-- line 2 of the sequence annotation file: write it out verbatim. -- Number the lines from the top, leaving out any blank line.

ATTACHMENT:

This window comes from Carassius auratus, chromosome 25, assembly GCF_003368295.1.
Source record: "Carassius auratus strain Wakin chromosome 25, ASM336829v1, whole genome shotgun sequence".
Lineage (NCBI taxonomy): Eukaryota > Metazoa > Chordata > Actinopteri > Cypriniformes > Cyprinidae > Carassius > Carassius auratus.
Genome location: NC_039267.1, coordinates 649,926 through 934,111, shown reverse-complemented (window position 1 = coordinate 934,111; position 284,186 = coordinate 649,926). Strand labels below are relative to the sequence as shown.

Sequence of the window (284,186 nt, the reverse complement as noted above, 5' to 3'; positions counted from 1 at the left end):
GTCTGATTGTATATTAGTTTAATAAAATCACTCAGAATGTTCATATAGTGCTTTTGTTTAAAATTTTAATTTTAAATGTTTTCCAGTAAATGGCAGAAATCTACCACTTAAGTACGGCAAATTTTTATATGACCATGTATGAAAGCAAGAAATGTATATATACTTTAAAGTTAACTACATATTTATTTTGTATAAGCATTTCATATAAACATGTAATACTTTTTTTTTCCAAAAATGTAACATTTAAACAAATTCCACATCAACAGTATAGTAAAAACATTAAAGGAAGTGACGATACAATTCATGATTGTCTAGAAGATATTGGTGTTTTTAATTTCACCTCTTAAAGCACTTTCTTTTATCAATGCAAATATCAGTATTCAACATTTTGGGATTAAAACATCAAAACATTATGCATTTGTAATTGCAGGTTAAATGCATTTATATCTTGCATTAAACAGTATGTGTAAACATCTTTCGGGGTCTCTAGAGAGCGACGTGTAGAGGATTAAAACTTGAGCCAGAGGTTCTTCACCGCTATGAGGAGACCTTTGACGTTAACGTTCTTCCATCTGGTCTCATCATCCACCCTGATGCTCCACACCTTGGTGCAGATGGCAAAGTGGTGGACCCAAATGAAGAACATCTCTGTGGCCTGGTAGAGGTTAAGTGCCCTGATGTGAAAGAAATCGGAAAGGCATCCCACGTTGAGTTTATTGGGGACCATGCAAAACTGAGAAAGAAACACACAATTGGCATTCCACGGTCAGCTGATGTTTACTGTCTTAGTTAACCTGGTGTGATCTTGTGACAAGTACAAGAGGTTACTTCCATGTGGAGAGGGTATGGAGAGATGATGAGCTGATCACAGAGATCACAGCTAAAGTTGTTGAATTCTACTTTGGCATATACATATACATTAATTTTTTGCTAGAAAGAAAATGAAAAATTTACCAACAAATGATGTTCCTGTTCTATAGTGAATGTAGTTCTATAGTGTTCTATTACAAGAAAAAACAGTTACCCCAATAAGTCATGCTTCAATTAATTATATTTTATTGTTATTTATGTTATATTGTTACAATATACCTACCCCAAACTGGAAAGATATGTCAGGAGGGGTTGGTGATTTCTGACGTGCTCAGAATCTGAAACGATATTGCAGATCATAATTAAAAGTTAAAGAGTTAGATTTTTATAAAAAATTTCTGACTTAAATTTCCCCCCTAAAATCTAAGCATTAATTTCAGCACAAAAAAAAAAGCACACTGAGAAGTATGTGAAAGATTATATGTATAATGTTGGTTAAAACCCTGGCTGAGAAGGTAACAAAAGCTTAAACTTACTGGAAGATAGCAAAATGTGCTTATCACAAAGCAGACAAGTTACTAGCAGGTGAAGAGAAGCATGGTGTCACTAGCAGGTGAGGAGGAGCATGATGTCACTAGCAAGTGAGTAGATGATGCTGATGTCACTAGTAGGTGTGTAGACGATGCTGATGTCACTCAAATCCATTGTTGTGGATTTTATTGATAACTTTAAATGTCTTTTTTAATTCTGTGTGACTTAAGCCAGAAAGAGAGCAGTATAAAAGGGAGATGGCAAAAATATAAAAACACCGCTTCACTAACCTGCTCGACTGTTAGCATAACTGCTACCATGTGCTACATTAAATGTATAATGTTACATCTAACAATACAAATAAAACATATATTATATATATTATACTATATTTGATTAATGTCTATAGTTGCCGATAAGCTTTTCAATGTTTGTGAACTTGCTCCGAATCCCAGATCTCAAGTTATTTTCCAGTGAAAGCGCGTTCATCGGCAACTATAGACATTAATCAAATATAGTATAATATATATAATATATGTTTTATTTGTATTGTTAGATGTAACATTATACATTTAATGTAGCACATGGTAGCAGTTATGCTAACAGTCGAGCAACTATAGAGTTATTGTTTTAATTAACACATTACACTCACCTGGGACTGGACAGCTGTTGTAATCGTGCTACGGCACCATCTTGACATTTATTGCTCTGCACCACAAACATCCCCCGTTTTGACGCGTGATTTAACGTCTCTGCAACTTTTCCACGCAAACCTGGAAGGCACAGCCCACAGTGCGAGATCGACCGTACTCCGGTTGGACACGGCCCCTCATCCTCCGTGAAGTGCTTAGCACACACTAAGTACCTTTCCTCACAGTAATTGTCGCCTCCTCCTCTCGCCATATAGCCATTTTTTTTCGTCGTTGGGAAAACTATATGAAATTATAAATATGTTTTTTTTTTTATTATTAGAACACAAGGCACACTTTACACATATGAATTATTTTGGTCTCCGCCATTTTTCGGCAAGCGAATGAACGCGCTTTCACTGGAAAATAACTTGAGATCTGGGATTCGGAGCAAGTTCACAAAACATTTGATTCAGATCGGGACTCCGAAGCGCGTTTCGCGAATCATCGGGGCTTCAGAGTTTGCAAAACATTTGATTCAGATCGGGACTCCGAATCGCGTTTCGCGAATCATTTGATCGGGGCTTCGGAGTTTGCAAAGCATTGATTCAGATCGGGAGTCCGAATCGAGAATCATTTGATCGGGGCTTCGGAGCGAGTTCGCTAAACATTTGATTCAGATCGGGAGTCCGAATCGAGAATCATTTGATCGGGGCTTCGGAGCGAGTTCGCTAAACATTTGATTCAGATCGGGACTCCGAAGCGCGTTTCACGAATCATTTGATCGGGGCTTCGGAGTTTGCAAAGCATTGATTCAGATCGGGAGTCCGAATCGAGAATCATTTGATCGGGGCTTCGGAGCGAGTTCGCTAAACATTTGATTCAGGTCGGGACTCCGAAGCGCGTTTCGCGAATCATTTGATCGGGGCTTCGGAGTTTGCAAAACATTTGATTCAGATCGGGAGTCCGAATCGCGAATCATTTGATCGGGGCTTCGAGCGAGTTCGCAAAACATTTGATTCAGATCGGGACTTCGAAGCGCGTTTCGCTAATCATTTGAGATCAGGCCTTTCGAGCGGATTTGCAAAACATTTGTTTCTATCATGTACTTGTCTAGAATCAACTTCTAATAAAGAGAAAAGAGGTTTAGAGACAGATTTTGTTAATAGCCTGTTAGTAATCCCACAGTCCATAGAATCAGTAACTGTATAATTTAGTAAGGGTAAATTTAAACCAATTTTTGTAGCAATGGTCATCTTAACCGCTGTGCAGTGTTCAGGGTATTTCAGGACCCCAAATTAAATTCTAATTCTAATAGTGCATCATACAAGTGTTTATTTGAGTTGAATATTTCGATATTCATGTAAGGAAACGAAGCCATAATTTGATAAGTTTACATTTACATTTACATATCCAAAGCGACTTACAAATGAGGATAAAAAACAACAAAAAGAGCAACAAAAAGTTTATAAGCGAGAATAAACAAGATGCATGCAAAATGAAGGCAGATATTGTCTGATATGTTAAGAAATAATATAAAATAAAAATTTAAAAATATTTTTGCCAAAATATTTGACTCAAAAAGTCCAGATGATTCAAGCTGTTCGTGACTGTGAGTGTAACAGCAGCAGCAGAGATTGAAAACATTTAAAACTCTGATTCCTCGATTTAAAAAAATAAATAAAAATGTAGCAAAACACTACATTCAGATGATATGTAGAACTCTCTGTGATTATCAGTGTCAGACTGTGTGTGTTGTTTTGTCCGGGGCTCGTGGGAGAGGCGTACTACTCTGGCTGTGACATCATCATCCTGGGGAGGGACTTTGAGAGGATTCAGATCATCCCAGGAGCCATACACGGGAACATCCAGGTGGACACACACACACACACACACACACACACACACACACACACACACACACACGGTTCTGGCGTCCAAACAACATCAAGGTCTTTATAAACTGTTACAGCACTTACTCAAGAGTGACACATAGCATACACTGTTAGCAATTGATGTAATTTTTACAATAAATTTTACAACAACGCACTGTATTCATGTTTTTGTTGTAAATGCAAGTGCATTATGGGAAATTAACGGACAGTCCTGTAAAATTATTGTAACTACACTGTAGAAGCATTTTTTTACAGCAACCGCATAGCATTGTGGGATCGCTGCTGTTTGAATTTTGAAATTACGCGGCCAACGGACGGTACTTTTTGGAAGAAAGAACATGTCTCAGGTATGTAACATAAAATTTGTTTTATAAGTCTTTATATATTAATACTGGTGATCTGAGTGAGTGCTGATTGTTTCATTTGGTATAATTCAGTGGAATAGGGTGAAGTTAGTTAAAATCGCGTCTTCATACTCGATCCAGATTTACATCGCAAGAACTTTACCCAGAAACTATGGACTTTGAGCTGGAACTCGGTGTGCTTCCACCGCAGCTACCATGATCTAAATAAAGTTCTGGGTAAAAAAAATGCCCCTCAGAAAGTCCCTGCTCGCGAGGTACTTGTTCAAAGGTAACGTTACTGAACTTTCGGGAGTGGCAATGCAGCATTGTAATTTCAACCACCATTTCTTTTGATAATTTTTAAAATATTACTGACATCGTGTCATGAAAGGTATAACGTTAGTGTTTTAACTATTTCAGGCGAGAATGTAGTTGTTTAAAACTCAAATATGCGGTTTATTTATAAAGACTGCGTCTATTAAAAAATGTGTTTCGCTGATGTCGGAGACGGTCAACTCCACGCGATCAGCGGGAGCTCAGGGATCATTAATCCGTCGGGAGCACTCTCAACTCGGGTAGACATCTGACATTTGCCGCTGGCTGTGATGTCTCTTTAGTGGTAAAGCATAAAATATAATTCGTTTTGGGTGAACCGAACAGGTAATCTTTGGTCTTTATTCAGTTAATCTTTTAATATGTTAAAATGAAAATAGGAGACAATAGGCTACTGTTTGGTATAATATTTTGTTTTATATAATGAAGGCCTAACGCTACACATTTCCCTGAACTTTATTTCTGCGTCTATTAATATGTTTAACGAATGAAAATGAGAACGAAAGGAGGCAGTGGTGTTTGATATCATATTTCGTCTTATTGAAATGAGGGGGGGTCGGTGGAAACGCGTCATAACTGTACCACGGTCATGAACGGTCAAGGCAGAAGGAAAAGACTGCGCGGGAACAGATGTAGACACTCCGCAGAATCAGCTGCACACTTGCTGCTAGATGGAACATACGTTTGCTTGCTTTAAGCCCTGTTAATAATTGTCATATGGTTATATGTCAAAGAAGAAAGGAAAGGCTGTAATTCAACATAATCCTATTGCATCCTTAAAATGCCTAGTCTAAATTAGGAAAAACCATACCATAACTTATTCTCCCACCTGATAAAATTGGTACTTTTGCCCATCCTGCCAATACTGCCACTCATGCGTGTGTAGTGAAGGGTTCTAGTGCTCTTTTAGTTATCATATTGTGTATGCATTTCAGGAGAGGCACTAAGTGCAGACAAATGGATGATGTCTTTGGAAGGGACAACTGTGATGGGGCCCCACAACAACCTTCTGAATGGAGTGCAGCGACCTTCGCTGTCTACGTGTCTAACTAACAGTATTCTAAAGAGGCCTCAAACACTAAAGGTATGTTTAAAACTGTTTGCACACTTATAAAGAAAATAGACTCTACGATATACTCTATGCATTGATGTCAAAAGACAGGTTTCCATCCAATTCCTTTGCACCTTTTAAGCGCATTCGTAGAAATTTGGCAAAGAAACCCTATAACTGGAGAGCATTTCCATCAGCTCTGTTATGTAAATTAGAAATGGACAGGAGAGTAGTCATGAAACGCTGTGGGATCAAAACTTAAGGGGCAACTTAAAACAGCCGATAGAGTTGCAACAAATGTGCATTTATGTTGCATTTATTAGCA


Source record: "Carassius auratus strain Wakin chromosome 25, ASM336829v1, whole genome shotgun sequence".